Investing in walkable public spaces should be a no-brainer; they can be a catalyst for regeneration, make cities attractive to private investments, and provide economic benefits to communities.
Walkable streets and attractive public spaces have proven social and environmental benefits. They enhance liveability—increasing social cohesion and encouraging physical activity while reducing traffic and improving air quality. However, the fact that the public realm can be also incredibly profitable is less well understood and often overlooked.
Recent research commissioned by Living Streets shows that “making places better for walking can boost footfall and trading by up to 40%, while good urban design can raise retail rents by up to 20%.” Using sales tax receipts to compare retail activity before and after street redesigns, the New York City's Department of Transportation has recently proved that transforming an underused parking area in a pedestrian plaza in Brooklyn has led to a dramatic increase of 172% in retail sales.
Publicly funded schemes to improve walkability can add significant value to private property—as Transport for London’s Valuing Urban Realm (VUR) Toolkit has demonstrated. It showed how in The Cut, a recent £3-million investment in widening pavements, planting trees, improving lighting and creating space for outdoor dining increased local property prices by over £9.5m.
In the US, Walk Score, a walkability index based on the presence of amenities within walking distance, allows people to find apartments and rentals in livable environments. Academics have used Walk Score to show how a walkable urban public realm directly translates into an increase in home values of between $700 and $3000 for each point on a score out of 100.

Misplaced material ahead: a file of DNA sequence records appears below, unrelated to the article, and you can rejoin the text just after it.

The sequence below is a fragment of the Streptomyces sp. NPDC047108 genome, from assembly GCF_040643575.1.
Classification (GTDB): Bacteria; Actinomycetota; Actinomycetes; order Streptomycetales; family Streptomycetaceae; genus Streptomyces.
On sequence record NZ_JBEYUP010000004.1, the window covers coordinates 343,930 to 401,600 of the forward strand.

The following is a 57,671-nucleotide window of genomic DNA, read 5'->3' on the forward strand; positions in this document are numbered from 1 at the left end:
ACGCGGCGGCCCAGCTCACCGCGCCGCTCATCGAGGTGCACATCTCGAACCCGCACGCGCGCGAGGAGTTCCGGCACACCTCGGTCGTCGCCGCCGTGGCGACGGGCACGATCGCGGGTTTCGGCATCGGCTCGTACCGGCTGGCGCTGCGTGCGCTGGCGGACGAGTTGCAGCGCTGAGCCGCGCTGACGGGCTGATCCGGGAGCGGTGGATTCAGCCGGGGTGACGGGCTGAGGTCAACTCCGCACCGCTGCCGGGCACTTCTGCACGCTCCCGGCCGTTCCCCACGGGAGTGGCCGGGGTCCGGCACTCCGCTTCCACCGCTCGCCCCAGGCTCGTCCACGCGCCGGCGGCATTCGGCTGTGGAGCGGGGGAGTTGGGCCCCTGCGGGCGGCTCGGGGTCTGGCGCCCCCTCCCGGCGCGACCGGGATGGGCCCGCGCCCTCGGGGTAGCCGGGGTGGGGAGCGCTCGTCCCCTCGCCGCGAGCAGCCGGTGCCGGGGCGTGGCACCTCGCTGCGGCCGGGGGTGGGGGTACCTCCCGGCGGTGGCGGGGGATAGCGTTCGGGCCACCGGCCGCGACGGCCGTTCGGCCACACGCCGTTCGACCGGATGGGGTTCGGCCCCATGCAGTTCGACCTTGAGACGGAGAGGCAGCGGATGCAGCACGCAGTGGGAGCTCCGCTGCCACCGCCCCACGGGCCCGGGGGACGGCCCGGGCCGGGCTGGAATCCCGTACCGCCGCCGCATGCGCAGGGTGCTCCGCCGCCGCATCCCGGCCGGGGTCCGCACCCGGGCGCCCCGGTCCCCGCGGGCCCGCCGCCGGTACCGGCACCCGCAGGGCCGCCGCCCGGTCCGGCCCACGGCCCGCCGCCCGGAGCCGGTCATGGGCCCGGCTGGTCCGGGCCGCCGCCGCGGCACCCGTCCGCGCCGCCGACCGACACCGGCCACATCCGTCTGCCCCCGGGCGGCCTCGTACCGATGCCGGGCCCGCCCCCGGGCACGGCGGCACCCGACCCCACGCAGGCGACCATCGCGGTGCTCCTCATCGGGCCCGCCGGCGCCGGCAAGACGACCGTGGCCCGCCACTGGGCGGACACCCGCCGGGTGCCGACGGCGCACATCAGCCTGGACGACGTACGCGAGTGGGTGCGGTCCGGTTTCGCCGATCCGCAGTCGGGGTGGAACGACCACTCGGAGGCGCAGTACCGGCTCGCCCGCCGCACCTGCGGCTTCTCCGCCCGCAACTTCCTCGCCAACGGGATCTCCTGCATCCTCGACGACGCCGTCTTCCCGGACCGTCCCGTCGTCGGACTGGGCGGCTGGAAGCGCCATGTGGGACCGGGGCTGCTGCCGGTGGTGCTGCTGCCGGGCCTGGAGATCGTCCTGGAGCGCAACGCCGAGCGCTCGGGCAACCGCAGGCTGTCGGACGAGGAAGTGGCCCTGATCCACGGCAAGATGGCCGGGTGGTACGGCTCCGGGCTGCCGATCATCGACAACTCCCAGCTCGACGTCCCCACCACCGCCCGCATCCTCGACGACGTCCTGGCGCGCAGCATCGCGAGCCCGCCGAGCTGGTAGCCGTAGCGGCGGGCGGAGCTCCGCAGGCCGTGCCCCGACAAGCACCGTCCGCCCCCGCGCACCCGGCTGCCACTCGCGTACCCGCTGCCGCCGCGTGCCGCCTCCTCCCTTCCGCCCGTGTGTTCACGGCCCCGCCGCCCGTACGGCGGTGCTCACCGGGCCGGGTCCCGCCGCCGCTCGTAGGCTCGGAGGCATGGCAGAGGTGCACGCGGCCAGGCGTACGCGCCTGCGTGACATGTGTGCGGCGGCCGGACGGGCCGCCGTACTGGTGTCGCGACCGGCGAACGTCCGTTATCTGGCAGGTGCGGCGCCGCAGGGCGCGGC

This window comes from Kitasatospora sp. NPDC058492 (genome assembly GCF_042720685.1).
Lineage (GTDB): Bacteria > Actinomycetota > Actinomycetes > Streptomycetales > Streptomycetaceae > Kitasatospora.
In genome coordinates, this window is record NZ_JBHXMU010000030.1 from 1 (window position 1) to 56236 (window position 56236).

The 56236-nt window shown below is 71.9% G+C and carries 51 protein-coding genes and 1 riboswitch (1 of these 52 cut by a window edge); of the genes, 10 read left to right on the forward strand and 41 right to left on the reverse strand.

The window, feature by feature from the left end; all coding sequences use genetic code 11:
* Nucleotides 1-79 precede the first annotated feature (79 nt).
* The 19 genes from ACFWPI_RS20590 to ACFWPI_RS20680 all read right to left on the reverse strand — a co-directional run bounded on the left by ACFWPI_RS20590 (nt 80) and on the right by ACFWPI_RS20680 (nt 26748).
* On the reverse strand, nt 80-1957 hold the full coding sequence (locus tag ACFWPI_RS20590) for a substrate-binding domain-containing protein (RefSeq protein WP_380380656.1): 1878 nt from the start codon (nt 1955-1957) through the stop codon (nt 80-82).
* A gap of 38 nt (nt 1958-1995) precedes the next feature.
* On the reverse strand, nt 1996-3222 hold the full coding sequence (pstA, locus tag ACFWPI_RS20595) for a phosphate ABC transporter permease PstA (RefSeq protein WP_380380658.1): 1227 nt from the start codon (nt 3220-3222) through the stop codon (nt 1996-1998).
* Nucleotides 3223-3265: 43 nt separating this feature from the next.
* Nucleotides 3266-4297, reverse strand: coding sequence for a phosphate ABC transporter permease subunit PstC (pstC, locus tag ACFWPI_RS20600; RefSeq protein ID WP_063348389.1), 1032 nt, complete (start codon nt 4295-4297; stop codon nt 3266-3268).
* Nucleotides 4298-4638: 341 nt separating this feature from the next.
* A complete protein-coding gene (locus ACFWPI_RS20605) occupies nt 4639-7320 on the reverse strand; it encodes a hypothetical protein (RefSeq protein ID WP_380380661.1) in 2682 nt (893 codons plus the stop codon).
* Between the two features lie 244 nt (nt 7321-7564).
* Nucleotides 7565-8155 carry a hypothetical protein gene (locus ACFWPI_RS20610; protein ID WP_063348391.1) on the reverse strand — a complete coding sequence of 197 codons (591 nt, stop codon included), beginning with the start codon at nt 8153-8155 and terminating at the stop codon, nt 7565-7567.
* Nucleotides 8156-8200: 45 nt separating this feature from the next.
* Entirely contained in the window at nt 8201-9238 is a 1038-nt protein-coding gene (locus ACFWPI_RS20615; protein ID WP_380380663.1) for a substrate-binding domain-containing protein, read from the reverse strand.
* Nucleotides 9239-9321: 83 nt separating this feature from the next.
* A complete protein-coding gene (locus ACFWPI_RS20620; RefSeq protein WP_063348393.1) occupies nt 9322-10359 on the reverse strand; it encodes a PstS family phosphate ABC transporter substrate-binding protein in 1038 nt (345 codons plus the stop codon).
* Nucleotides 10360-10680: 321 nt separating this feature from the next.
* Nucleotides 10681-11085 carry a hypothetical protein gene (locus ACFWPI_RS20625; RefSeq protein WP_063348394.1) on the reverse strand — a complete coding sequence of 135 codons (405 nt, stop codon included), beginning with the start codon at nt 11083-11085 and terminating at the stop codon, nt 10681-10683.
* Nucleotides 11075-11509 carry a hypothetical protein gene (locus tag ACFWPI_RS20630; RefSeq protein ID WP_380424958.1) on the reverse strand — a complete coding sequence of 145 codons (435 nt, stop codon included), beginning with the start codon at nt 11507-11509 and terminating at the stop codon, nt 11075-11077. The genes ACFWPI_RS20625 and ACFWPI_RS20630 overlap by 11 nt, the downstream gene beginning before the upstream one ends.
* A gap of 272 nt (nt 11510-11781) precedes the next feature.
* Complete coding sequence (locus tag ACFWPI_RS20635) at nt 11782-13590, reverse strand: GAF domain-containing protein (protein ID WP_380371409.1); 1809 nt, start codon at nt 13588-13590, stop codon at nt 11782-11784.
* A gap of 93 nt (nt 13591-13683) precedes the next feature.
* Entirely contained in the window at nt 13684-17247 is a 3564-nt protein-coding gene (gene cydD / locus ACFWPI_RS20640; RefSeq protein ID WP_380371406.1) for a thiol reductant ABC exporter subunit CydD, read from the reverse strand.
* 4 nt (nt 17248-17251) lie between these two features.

Improving public realm is also fundamentally important for urban regeneration. In New York, the $115 million the city spent on the High Line generated over $2 billion in private investment surrounding the park. The "Bilbao effect" showed how a city could reinvent itself through iconic architecture. Now the "High Line effect" has shown how an iconic park can attract five million visitors a year, create 12,000 jobs, and double the property value in the surrounding area.
At the urban scale, cities like Barcelona and Melbourne have combined regenerating public space for social and environmental benefits with a branded place-making process. In the last 20 years, Barcelona has implemented a public space policy that involves tearing down former factories and warehouses and creating hundreds of new parks, squares, and promenades, boosting its annual visitor numbers from 1.7 to 7.4 million.
In the same period, the city of Melbourne renovated its pavements and street furniture and turned narrow back alleyways (known as laneways in Australia) into a walkable network that increased pedestrian traffic by 40%. The city also activated the alleyways as destinations in their own right—complete with cafes and restaurants. In fact, outdoor cafes have increased from fewer than 50 in 1990 to over 600 today. In 2014, The Economist nominated Melbourne as the Most Liveable City in the world for the fourth consecutive time. The city's economic vitality has enjoyed a similar boost.
Liveable places and walkable environments make cities more vibrant, sustainable, and healthier but also more attractive. They boost the urban economy, and they definitely make us all richer—in every sense of the word. This is another reason to put the quality of public space at the heart of placemaking.